As Australia looks to double its aid budget from $4.3 billion per year to $8.6 billion per year by 2015-16, it is instructive to examine how other countries are designing their aid programs. This blog has recently posted articles on new directions in UK and New Zealand aid. Canada has also made recent significant shifts in the direction of its aid program.
Like Australia, Canada has recently doubled its international development assistance. From an allocation of US$2 billion in 2003, Canada has allocated US$5 billion in the 2010-11 budget. Again like Australia, Canada contributes 0.32% of gross national income to official developmentassistance. Canada has long had substantial reach and impact in its aid program and had developed a strong reputation in the Caribbean, Anglophone and Francophone Africa and in Southeast Asia.
In contrast to the traditional wide reach of Canadian aid, in 2009, the Canadian government announced that it would spend 80% of its bilateral aid money in 20 “countries of focus.” According to the Canadian government, the 20 countries were chosen based on “their real needs, their capacity to benefit from aid, and their alignment with Canadian foreign policy priorities” with the overall goal of making Canada’s international assistance “more focused, more effective and more accountable.” The 20 countries are: Bolivia, Colombia, Haiti, Honduras, Peru; Afghanistan, Bangladesh, Indonesia, Pakistan, Vietnam; Ukraine; West Bank and Gaza; Ethiopia, Ghana, Mali, Mozambique, Senegal, Sudan, Tanzania; the 20th “country” is a regional Caribbean program.
Compared to previous Canadian aid commitments, there is substantially increased focus on middle-income Latin American countries and less focus on Africa including in a number of countries where Canada used to have a significant presence including Cameroon, Kenya, Cote d’Ivoire, Burkina Faso and Malawi. Despite the claim that Canada’s new more narrow focus is based on needs, the shift towards Latin America (where GDP per capita is higher than in many African nations) and away from Africa more likely signifies a foreign policy and trade emphasis. Canadian commentators have noted that there was no consultation with Canadian development actors nor with African counterparts.
Canada also maintains a multilateral aid program that, in 2008, represented 30% of total official development assistance, according to the OECD. This is more than Australia, which contributes just 10% of ODA as core contributions to multilateral agencies, but less than the 37% allocated by European (DAC) donors. Just under half of all Canadian multilateral aid went to Africa in 2007 and 84% to least developed countries and low income countries. The Canadian government also announced that Canadian aid will be focused on three areas: food security; sustainable economic growth; and children and youth.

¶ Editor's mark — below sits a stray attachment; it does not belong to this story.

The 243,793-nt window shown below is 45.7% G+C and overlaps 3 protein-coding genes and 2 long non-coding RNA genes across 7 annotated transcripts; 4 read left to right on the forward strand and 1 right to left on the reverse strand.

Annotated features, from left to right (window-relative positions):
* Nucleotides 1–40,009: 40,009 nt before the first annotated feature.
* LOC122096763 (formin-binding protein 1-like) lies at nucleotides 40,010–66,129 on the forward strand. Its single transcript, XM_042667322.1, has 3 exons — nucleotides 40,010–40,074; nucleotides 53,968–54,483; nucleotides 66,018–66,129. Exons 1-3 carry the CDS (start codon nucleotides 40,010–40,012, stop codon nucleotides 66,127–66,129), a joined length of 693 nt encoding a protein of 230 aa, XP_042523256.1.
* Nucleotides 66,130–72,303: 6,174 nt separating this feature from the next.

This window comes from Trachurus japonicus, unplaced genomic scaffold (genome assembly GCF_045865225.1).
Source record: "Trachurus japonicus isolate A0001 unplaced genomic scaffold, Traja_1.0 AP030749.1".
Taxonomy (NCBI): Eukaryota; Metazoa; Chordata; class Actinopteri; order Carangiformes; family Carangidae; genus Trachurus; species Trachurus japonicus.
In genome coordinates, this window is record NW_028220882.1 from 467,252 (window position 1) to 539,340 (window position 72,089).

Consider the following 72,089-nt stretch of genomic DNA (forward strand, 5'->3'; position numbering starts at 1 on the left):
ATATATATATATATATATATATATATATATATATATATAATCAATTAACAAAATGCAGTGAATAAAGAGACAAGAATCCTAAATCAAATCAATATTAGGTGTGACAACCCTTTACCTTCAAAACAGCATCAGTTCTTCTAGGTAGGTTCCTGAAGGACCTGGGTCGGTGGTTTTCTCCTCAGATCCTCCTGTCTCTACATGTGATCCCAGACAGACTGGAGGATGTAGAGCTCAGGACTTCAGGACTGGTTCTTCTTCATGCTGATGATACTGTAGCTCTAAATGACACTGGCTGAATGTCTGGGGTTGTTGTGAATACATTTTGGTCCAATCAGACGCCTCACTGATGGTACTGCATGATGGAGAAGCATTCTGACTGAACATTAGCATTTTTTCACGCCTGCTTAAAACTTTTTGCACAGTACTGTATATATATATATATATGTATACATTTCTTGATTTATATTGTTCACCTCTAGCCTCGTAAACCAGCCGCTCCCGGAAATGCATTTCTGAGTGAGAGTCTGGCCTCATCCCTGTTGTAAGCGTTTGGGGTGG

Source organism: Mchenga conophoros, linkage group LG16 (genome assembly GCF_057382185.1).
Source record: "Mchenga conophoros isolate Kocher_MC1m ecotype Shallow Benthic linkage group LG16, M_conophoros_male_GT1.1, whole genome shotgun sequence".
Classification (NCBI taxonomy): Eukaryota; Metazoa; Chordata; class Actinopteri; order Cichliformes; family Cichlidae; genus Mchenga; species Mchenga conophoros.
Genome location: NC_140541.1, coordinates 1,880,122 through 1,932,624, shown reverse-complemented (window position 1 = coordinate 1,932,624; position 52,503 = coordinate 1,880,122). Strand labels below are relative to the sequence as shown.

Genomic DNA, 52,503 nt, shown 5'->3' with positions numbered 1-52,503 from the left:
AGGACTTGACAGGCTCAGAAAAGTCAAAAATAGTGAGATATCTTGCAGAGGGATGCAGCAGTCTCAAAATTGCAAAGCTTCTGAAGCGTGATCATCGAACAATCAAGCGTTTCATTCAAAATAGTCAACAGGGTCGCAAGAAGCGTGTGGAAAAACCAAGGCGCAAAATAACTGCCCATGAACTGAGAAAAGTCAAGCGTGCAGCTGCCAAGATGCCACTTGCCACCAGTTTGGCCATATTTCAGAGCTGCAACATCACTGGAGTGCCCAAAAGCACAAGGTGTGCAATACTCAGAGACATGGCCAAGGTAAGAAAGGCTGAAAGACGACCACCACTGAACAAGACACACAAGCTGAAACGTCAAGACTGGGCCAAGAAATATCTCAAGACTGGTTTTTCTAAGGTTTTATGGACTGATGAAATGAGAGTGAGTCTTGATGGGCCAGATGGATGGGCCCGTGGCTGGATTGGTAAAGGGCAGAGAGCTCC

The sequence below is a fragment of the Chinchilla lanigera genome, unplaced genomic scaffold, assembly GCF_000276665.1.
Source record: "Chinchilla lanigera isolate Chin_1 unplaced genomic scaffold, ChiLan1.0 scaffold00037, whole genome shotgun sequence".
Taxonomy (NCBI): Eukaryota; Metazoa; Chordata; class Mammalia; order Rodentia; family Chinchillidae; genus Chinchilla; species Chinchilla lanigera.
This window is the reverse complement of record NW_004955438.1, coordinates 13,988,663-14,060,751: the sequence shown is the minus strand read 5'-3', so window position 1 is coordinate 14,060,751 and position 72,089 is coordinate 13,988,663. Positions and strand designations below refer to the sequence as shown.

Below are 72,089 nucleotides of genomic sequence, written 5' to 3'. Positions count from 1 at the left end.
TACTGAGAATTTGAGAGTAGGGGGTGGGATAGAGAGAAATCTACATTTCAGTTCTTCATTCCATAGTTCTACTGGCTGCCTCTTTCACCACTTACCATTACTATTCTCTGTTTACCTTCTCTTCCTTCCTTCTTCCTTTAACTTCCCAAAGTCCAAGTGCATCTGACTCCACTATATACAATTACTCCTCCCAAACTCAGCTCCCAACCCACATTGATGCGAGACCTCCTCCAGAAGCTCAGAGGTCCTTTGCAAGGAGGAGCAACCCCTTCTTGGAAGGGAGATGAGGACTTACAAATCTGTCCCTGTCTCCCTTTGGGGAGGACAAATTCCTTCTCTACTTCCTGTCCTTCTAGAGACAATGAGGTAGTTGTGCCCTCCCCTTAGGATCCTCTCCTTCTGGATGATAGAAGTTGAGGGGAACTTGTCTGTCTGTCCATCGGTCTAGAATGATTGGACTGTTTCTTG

Interestingly, the Canadian shift occurs at a time when Australia is widening the scope of its aid engagement. Whereas Australia’s bilateral aid program used to focus almost exclusively on Southeast Asia and the Pacific, the amount of funding allocated to Africa has more than doubled (albeit to only about 5% of total aid) and the number of countries in Africa to which Australia will give has expanded from a handful in East and Southern Africa to the whole continent. Australian aid has also been expanded into Latin America and the Caribbean. The Canadian and Australian examples perhaps represent two models of expanding aid and working towards aid effectiveness – one that narrows focus and one that widens scope.
One of the key questions emerging from these two models is whether greater selectivity leads to greater aid effectiveness. There are perhaps two main ways to examine this question: 1) allocative efficiency with regards to country choice and 2) technical efficiency from working in fewer countries. If Canada has selected focus countries based on needs, neglect by other donors and likelihood that Canadian aid will strongly support national development plans to lead to important transformational development, then allocative efficiency could certainly be improved. For example, the African development arena is already crowded and perhaps greater focus on Latin America and the Caribbean is warranted. This argument is strong for countries such as Haiti where Canada has long been a substantial and well regarded partner but perhaps less so for Bangladesh and Vietnam where Canada would be a small player. By working in fewer countries, some pressure will be taken off administrative resources and could allow Canada’s aid management to be simplified and streamlined. Canadian aid management would be required to develop a deep understanding of fewer countries and would need to manage fewer offices suggesting that the quality of aid knowledge and delivery could be expected to improve.
It is too soon to evaluate the new directions of Canada’s aid program and many Canadians, including the author, lament that Canada seems to have abandoned some of its traditionally strong relationships with some African countries. But the global imperative to improve aid effectiveness does suggest that changes to the aid arena are needed and working better in fewer countries is an appropriate way forward. If Canada can come to be seen as a substantial, knowledgeable, deeply-engaged aid partner in their 20 focus countries with a robust program that supports national goals – rather than a small, niche, friendly donor acting from afar, then that will a strong outcome for Canada and for development more generally.
Joel Negin is a lecturer in International Public Health and a research fellow at the Menzies Centre for Health Policy, University of Sydney.